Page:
Fun With IBM i Software Pricing
November 7, 2011 Timothy Prickett Morgan
Last week, as I was building the Power 7 motor comparison monster table to see how the pricing on the new Power7 Gen 2 machines, announced on October 12, stacked up to the prior Gen 1 machines, I kept thinking about the sticker shock that comes with that IBM i 7.1 license fee. No matter how you try to massage it or rationalize it, IBM i represents somewhere between 65 percent to 85 percent of the cost of a base configuration of activated processors and systems software running on it. Even when you add in memory, storage, and other peripherals to the system, IBM i still accounts for the largest item in the machine.
And like hardware, you have to pay it all up front–in stark contrast to so many services we use today.
To try to get a sense of the relative costs of the IBM i 7.1 on the Power7 iron, I consolidated some of the information that went into the bang for the buck table from last week’s price/performance analysis and then played around with the data a bit.
Take a gander at this week’s monster table and then we will talk about it. That is every possible Power7 motor that IBM sells today with all the cores activated and IBM i 6.1 or 7.1 installed on those cores. In the $/CPW All Out column it is just a matter of simple math: how much does the software cost divided by how much oomph, as measured by the Commercial Performance Workload (CPW) rating the processor configuration has. This assumes that you are running the machine full out, with 100 percent of CPW doing useful work.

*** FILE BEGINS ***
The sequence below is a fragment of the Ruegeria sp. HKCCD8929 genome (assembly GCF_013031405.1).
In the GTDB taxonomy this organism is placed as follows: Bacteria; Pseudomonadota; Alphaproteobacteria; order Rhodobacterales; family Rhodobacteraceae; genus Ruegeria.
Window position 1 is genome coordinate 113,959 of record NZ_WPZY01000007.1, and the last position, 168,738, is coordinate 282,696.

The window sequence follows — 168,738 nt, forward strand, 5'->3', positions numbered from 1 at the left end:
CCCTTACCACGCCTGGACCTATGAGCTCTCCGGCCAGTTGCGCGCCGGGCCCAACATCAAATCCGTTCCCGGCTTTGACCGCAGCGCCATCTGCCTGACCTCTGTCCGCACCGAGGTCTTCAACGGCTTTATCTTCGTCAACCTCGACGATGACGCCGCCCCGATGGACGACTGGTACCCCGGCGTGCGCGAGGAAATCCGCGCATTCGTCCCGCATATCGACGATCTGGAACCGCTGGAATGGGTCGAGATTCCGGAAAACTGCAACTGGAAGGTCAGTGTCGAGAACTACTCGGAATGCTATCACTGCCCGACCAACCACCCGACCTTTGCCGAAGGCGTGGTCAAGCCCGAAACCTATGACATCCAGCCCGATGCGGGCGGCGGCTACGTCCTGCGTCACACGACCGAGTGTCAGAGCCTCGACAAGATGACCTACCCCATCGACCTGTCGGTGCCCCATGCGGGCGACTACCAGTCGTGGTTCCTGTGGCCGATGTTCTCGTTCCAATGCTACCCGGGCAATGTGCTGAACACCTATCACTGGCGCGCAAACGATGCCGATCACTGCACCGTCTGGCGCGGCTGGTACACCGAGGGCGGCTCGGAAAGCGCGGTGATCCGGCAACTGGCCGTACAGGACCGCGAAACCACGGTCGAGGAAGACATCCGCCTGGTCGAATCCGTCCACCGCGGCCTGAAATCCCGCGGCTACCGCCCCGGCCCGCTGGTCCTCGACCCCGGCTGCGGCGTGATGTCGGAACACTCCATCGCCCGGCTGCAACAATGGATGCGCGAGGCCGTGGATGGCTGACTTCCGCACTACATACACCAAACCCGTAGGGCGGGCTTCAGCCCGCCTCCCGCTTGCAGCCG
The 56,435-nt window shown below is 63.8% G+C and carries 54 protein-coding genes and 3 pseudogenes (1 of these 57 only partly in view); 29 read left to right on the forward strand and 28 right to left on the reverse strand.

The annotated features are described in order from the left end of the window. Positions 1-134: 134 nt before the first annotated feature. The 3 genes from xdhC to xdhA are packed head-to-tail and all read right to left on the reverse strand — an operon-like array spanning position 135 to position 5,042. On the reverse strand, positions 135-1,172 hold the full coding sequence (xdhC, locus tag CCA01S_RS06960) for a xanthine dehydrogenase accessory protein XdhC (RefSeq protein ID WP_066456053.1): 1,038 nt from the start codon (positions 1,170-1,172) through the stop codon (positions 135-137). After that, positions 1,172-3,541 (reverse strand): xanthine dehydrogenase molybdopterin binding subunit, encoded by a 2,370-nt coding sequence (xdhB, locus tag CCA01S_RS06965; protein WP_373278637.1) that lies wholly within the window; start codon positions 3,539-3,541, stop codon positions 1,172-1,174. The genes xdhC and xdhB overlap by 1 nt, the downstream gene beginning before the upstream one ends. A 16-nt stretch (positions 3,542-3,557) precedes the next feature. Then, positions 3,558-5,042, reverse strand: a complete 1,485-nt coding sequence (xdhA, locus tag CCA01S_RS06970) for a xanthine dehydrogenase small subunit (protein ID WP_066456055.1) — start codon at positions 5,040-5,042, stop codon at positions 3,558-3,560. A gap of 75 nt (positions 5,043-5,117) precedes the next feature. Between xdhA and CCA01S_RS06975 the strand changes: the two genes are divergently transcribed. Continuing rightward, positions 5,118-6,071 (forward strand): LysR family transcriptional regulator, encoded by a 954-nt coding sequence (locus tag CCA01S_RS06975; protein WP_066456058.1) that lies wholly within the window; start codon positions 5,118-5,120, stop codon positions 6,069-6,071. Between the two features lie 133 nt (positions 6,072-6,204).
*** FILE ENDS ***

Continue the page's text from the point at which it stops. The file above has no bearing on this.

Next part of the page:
The bad news is that good news is that the cost of the IBM i operating system scales up faster than the aggregate CPW performance of the underlying system. Like try by a factor of more than 25. The smallest four-core Power 710 has 23,800 CPWs and a 64-core Power 795 (which is one fourth of the top-end machine) has 399,200 CPWs, which is the full extent of scalability for a single image of IBM i 7.1. That is a factor of 18.9 increase in performance from the smallest to the largest IBM i machine. But a license of IBM i with 10 users per core on the PS700 blade will run you $17,890, while that quarter Power 795 will require $3.39 million. That’s a factor of 16 increase in CPWs across the line against a factor of 425 increase in software costs on that iron.
If you do the math, the cheap machines are the four-core variants of the Power 710, Power 720, and PS700 blades, which all spin at 3 GHz. You pay 34 cents per CPW on the two rack machines and 85 cents per CPW on the PS700 blade. (The blade is more expensive because it does not include users with its license, while the rack machines do.) Once you move off these three machines, the blades cost around $3 per CPW and the Power 710 and Power 720 rackers somewhere between $1.50 to $2.00 per CPW. But then you jump up a software tier, and you are very quickly in the range of $6 to $7 per CPW on the Power 730 and Power 740, and before you know it, you’re talking well over $10 per CPW for the larger machines. The price per CPW for IBM i starts to drift down again below $10 per CPW on the larger Power 780 and 795 engines. (Remember these are at list prices, not whatever discounts IBM gives. And I have a hard time IBM doesn’t give rebates for other services as well as discounts on the hardware instead of cutting the price on that IBM i software.)